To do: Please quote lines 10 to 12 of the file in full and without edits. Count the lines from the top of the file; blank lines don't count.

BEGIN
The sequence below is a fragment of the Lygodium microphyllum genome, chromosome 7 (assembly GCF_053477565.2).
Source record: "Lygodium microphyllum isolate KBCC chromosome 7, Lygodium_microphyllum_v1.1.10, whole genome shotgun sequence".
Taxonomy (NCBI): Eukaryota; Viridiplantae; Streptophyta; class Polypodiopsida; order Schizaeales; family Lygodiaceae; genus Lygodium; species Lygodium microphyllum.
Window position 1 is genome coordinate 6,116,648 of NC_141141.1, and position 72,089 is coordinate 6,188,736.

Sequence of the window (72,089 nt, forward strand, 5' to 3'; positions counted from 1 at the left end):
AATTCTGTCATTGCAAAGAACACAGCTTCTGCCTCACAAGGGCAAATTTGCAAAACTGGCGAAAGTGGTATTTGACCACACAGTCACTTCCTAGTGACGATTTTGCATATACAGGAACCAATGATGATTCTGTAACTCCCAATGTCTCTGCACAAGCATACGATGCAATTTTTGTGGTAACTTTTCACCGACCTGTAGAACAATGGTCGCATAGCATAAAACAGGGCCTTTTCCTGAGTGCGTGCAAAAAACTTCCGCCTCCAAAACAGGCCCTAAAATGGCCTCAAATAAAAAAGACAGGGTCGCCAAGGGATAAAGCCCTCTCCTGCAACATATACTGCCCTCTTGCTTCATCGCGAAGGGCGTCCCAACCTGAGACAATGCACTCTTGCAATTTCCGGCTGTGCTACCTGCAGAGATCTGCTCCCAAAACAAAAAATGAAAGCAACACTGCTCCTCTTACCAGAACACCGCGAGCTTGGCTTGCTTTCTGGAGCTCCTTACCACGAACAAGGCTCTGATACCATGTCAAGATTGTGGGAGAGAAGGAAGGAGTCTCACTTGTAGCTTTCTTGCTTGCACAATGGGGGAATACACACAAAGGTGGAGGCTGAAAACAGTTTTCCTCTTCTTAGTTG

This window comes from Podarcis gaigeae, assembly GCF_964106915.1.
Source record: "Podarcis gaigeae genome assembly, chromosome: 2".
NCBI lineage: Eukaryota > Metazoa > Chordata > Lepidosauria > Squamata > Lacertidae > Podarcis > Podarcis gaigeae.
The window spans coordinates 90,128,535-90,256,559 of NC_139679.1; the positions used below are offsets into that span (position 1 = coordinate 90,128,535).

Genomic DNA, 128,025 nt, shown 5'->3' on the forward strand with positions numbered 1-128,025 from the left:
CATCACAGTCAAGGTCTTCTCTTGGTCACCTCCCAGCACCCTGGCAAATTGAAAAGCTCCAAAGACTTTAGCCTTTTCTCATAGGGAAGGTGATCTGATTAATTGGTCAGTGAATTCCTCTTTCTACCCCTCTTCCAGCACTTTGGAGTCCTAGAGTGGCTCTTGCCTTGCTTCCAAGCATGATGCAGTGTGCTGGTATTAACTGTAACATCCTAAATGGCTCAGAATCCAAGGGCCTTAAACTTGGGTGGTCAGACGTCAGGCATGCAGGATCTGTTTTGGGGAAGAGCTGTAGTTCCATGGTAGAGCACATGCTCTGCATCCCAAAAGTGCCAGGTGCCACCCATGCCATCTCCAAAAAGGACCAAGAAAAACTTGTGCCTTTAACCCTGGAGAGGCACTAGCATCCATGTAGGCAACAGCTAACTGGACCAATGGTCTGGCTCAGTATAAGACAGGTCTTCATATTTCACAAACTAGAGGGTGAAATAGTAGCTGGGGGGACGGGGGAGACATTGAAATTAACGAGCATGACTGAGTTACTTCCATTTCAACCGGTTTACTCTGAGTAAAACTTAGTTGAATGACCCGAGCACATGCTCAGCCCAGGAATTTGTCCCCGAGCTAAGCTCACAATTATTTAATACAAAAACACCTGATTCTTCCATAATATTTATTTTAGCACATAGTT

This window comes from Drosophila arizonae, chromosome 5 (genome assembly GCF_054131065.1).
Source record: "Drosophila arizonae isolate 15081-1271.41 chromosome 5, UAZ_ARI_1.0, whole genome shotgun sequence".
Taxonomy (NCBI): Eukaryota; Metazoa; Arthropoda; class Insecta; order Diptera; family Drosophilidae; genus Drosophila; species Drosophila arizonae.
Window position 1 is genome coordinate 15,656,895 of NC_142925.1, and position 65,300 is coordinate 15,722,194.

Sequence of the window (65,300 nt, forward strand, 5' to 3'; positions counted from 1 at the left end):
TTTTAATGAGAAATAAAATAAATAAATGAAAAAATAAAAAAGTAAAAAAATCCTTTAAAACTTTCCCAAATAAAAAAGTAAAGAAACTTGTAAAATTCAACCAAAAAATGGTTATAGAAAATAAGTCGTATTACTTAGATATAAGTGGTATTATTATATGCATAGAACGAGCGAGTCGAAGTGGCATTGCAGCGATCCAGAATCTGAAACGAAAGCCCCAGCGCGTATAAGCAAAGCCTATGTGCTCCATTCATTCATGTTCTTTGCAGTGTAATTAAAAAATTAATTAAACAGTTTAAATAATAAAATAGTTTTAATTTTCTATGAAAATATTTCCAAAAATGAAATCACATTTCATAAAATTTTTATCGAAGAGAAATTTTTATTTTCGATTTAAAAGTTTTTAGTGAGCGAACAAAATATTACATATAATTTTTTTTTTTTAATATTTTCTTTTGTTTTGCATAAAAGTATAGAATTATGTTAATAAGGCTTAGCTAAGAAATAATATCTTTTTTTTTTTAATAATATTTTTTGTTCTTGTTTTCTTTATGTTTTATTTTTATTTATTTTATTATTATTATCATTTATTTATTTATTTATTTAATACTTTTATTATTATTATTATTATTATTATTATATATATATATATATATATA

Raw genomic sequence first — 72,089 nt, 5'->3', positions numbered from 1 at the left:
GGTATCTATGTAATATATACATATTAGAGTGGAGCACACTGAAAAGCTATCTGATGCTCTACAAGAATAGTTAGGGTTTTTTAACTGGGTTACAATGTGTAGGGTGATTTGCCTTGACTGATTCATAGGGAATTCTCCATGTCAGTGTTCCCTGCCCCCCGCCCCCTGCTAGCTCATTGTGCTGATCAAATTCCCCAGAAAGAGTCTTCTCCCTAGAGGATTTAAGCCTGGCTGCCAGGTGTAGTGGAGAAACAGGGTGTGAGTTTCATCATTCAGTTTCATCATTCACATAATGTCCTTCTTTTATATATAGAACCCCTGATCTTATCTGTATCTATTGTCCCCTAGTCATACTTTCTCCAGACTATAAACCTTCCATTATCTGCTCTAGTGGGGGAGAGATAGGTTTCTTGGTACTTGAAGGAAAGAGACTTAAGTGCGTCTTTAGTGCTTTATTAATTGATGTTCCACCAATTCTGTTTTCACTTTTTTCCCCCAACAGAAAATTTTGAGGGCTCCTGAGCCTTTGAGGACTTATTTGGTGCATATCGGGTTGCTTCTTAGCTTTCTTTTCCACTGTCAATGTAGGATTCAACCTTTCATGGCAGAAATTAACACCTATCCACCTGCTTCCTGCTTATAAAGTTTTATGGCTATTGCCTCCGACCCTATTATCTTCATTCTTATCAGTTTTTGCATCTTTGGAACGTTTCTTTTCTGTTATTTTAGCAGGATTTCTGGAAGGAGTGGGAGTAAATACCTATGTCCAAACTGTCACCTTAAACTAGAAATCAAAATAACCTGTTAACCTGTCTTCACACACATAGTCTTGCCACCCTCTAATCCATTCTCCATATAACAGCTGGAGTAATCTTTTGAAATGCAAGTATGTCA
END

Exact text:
The window spans coordinates 90,128,535-90,256,559 of NC_139679.1; the positions used below are offsets into that span (position 1 = coordinate 90,128,535).

Genomic DNA, 128,025 nt, shown 5'->3' on the forward strand with positions numbered 1-128,025 from the left:
CATCACAGTCAAGGTCTTCTCTTGGTCACCTCCCAGCACCCTGGCAAATTGAAAAGCTCCAAAGACTTTAGCCTTTTCTCATAGGGAAGGTGATCTGATTAATTGGTCAGTGAATTCCTCTTTCTACCCCTCTTCCAGCACTTTGGAGTCCTAGAGTGGCTCTTGCCTTGCTTCCAAGCATGATGCAGTGTGCTGGTATTAACTGTAACATCCTAAATGGCTCAGAATCCAAGGGCCTTAAACTTGGGTGGTCAGACGTCAGGCATGCAGGATCTGTTTTGGGGAAGAGCTGTAGTTCCATGGTAGAGCACATGCTCTGCATCCCAAAAGTGCCAGGTGCCACCCATGCCATCTCCAAAAAGGACCAAGAAAAACTTGTGCCTTTAACCCTGGAGAGGCACTAGCATCCATGTAGGCAACAGCTAACTGGACCAATGGTCTGGCTCAGTATAAGACAGGTCTTCATATTTCACAAACTAGAGGGTGAAATAGTAGCTGGGGGGACGGGGGAGACATTGAAATTAACGAGCATGACTGAGTTACTTCCATTTCAACCGGTTTACTCTGAGTAAAACTTAGTTGAATGACCCGAGCACATGCTCAGCCCAGGAATTTGTCCCCGAGCTAAGCTCACAATTATTTAATACAAAAACACCTGATTCTTCCATAATATTTATTTTAGCACATAGTT